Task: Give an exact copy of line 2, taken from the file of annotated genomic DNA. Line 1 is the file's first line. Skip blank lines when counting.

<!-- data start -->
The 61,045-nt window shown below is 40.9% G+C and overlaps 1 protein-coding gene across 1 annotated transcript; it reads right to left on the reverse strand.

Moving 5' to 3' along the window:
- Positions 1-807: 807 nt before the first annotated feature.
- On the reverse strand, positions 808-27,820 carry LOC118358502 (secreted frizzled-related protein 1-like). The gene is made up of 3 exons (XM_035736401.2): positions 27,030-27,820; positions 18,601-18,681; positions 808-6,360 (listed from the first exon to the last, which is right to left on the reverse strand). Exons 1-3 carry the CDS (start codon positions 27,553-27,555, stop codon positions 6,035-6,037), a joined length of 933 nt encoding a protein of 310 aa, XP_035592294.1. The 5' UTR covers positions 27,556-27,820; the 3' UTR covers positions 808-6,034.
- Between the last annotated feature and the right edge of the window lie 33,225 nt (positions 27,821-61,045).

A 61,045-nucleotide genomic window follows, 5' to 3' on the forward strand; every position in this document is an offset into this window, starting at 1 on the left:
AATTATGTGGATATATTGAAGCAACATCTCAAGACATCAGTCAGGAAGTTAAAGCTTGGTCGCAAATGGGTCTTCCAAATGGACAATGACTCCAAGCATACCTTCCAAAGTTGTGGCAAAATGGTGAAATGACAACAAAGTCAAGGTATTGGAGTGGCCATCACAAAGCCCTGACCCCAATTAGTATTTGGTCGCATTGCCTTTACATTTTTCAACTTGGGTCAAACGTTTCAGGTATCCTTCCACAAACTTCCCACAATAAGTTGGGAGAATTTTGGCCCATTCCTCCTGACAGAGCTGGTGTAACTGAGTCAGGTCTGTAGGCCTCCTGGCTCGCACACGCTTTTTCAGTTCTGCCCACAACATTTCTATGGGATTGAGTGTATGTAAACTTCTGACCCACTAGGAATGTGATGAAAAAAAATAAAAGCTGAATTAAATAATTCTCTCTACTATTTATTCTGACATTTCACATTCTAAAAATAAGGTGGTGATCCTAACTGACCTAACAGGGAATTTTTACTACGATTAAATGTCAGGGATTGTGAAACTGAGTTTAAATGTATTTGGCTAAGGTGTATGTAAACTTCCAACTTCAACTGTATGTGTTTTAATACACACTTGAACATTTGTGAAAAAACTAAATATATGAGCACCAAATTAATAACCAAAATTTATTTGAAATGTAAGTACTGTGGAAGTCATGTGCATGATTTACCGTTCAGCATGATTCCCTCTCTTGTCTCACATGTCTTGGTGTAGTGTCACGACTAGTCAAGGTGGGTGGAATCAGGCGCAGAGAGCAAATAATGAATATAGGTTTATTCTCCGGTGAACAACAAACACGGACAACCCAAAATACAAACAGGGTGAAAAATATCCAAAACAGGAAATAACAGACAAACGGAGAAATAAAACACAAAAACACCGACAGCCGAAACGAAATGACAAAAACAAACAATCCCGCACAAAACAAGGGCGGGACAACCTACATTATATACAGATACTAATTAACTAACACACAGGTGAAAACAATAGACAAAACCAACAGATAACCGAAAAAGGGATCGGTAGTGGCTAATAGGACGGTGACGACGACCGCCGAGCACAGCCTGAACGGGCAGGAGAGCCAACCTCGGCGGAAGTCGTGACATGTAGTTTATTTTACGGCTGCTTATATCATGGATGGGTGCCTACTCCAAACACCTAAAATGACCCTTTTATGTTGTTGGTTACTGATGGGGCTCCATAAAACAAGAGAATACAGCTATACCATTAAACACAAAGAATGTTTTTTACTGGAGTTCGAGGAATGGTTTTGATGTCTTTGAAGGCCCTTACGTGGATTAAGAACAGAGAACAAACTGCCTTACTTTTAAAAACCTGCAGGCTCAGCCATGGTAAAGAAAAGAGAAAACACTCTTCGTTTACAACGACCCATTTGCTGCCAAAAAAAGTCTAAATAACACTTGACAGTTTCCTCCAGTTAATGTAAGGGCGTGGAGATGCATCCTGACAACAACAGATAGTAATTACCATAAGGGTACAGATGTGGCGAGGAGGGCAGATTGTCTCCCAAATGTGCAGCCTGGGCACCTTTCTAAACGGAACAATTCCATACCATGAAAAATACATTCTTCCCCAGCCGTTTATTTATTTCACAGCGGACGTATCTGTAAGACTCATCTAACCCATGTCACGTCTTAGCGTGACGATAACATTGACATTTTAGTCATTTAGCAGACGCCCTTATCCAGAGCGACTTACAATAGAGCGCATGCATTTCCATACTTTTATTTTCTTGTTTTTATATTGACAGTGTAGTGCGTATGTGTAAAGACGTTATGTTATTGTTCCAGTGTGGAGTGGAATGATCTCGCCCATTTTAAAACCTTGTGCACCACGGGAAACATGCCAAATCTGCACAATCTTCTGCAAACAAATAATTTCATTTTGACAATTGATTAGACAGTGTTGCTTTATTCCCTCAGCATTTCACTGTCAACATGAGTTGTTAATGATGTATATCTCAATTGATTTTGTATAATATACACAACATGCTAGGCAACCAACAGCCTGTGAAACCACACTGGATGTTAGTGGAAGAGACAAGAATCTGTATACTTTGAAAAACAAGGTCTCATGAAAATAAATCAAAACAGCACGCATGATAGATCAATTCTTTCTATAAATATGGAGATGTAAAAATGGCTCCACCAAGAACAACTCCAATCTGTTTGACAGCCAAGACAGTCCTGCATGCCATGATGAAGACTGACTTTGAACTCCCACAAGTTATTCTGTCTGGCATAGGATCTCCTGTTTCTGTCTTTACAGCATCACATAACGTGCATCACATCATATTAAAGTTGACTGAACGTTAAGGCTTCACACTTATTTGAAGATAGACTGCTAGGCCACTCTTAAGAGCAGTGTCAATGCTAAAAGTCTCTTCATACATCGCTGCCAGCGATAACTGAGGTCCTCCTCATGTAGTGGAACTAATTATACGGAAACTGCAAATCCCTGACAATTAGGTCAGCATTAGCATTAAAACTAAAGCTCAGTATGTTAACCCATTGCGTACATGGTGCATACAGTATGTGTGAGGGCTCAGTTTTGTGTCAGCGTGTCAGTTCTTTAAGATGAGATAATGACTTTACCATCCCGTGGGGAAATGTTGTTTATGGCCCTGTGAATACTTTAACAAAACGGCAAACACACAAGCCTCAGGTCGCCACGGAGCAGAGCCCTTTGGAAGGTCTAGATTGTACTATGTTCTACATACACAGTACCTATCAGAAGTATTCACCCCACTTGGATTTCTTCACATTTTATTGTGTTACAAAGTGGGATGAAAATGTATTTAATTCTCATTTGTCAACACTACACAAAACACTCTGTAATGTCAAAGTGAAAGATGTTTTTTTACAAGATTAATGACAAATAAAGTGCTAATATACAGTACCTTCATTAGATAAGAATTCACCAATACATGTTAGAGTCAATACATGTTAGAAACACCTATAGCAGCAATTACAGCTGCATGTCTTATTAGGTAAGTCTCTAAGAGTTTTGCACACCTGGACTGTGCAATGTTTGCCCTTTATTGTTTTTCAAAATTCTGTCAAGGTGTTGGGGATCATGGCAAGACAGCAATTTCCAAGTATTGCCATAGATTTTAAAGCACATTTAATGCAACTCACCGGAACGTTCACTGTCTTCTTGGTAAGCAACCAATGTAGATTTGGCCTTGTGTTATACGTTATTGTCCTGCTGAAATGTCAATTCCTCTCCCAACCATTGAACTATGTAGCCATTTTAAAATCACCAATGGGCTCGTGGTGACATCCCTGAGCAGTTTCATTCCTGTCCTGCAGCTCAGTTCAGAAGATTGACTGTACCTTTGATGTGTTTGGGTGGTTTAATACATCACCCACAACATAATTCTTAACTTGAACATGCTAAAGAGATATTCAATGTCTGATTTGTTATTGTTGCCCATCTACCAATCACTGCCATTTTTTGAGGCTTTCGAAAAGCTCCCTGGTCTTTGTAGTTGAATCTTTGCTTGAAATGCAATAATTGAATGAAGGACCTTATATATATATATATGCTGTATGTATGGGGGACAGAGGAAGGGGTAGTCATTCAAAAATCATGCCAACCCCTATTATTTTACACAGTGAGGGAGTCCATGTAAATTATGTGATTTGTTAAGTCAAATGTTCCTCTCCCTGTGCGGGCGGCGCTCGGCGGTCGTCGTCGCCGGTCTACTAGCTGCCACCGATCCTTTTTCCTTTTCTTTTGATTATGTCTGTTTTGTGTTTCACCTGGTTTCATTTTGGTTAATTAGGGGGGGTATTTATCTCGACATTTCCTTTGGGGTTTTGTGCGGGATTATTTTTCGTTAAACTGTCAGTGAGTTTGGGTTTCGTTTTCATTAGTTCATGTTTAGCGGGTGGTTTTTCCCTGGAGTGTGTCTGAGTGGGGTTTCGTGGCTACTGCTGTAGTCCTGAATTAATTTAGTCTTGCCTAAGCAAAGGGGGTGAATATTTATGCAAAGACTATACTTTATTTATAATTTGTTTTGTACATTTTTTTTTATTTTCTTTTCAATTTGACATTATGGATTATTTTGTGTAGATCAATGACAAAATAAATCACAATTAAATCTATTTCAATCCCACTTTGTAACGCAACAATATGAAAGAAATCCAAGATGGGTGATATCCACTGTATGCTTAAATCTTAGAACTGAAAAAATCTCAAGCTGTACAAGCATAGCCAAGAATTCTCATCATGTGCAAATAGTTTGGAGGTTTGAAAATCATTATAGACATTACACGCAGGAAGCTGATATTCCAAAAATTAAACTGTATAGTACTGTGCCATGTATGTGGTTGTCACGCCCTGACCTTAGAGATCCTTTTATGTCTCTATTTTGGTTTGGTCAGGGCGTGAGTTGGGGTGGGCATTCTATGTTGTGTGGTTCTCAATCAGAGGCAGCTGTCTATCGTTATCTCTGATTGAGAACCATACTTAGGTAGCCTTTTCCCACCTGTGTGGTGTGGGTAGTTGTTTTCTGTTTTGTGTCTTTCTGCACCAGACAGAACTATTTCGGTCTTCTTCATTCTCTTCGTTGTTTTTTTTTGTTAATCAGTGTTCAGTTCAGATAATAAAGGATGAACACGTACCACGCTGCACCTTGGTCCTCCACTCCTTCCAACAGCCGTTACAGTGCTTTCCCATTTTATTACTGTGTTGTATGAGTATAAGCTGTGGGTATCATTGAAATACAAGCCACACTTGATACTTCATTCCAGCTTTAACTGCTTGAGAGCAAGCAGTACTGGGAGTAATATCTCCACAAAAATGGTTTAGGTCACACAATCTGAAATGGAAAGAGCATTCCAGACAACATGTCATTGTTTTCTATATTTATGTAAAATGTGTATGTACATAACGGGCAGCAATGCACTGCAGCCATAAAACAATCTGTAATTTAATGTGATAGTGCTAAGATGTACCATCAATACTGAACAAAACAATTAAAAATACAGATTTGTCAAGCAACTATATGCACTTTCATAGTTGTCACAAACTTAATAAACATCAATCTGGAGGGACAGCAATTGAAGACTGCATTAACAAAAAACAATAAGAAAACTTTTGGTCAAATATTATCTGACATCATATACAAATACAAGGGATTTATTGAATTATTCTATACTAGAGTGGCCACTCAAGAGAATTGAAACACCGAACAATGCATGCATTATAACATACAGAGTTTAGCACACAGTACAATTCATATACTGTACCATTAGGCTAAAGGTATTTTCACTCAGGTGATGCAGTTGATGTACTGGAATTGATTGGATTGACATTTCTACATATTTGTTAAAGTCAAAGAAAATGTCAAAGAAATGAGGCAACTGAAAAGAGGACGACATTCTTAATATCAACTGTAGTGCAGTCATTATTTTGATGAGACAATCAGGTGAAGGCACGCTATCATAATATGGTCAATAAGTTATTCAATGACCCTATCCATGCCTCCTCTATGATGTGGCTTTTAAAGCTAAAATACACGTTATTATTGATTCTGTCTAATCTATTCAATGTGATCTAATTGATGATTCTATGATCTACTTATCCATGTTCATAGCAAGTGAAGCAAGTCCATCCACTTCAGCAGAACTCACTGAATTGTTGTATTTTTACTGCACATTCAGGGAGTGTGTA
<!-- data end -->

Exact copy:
Moving 5' to 3' along the window: